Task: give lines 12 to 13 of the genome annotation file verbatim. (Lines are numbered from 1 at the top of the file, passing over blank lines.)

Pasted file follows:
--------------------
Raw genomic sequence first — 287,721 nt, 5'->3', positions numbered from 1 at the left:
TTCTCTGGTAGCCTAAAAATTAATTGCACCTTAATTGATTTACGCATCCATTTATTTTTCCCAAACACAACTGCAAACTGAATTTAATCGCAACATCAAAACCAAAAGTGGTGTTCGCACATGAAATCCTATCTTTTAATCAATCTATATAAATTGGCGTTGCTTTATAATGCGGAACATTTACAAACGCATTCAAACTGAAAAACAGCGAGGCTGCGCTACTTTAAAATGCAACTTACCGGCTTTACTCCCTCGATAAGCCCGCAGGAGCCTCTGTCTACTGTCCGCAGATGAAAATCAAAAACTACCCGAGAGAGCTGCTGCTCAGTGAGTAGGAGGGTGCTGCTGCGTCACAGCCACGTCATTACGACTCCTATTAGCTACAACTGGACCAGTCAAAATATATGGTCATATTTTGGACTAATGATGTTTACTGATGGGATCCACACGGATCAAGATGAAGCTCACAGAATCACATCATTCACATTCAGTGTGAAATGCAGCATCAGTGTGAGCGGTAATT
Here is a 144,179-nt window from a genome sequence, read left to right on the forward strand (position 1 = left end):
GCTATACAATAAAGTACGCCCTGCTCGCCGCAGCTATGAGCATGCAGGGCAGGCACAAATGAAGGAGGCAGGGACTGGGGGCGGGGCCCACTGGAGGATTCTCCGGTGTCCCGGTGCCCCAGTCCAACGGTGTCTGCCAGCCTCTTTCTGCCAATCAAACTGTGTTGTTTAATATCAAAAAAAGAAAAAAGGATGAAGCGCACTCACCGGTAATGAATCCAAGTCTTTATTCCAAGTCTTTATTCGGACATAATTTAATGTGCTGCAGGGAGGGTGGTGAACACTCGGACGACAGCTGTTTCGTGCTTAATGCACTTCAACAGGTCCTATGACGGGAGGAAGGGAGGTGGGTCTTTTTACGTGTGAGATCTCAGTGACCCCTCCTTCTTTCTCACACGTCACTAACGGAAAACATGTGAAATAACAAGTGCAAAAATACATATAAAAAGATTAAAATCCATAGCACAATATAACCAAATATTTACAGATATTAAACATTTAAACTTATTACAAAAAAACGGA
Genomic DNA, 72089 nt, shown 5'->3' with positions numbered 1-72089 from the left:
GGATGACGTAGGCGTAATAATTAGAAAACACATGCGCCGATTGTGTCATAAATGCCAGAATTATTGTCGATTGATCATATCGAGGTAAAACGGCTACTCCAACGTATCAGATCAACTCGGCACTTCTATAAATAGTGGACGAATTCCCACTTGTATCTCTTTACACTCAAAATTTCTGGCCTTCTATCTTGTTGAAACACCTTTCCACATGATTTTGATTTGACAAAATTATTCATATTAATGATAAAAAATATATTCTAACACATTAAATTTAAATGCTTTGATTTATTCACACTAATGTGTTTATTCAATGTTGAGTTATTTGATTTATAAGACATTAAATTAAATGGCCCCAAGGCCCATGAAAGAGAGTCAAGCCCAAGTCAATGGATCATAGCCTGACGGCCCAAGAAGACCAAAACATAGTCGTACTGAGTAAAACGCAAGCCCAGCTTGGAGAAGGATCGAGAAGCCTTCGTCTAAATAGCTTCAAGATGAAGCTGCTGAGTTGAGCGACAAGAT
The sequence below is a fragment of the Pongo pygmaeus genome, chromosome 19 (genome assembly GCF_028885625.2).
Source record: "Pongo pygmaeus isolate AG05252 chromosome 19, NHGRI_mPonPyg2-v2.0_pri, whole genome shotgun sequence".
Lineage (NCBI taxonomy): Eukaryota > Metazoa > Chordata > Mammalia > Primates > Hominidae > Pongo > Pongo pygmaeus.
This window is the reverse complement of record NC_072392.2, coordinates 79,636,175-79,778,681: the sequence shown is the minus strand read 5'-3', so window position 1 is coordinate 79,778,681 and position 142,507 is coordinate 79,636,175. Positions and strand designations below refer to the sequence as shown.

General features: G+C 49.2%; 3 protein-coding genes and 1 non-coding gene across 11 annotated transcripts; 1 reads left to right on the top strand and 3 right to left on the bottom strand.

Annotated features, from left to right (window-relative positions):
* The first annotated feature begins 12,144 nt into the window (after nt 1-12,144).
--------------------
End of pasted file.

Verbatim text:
Annotated features, from left to right (window-relative positions):
* The first annotated feature begins 12,144 nt into the window (after nt 1-12,144).